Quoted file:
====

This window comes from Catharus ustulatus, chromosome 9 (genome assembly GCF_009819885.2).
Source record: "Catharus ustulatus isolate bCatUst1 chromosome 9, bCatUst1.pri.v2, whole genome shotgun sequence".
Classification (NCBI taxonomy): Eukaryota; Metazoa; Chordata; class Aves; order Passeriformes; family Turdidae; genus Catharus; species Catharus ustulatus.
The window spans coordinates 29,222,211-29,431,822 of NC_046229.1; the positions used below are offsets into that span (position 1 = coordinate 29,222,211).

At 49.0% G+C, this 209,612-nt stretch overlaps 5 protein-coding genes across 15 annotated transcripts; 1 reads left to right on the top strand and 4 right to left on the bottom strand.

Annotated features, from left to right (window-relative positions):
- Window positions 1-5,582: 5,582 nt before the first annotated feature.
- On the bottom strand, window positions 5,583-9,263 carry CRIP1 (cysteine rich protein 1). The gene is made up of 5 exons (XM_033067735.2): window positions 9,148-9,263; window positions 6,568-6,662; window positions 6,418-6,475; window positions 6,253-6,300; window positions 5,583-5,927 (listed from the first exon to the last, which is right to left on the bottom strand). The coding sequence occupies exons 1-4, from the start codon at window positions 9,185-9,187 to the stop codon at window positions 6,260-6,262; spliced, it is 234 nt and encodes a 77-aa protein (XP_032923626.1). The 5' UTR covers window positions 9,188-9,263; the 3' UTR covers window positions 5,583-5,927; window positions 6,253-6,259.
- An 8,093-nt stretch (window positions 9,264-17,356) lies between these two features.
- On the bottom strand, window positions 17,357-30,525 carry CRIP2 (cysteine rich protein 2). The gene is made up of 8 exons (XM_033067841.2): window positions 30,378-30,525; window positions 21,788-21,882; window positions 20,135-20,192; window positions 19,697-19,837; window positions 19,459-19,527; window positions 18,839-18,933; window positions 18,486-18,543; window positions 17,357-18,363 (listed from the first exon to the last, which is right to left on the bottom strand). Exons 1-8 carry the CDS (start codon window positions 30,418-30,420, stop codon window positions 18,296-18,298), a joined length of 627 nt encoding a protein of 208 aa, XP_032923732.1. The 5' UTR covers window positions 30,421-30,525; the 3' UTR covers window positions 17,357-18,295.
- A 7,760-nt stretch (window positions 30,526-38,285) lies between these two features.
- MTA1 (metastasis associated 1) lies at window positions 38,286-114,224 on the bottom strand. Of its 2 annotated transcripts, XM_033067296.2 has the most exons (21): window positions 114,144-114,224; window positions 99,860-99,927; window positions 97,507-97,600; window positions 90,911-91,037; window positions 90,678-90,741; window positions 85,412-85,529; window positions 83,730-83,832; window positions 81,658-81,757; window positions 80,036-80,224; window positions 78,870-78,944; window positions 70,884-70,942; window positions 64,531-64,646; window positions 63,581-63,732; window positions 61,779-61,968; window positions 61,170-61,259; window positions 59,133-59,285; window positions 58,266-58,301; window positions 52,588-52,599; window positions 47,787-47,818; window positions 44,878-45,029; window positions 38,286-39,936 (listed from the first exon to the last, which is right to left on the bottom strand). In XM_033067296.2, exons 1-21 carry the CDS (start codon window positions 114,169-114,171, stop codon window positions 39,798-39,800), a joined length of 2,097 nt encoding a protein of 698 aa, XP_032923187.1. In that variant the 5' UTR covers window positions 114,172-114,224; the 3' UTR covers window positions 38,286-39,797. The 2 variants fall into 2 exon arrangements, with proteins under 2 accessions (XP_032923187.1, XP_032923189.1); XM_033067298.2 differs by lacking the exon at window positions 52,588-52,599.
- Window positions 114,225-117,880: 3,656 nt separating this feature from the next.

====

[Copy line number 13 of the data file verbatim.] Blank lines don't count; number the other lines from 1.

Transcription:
- Window positions 114,225-117,880: 3,656 nt separating this feature from the next.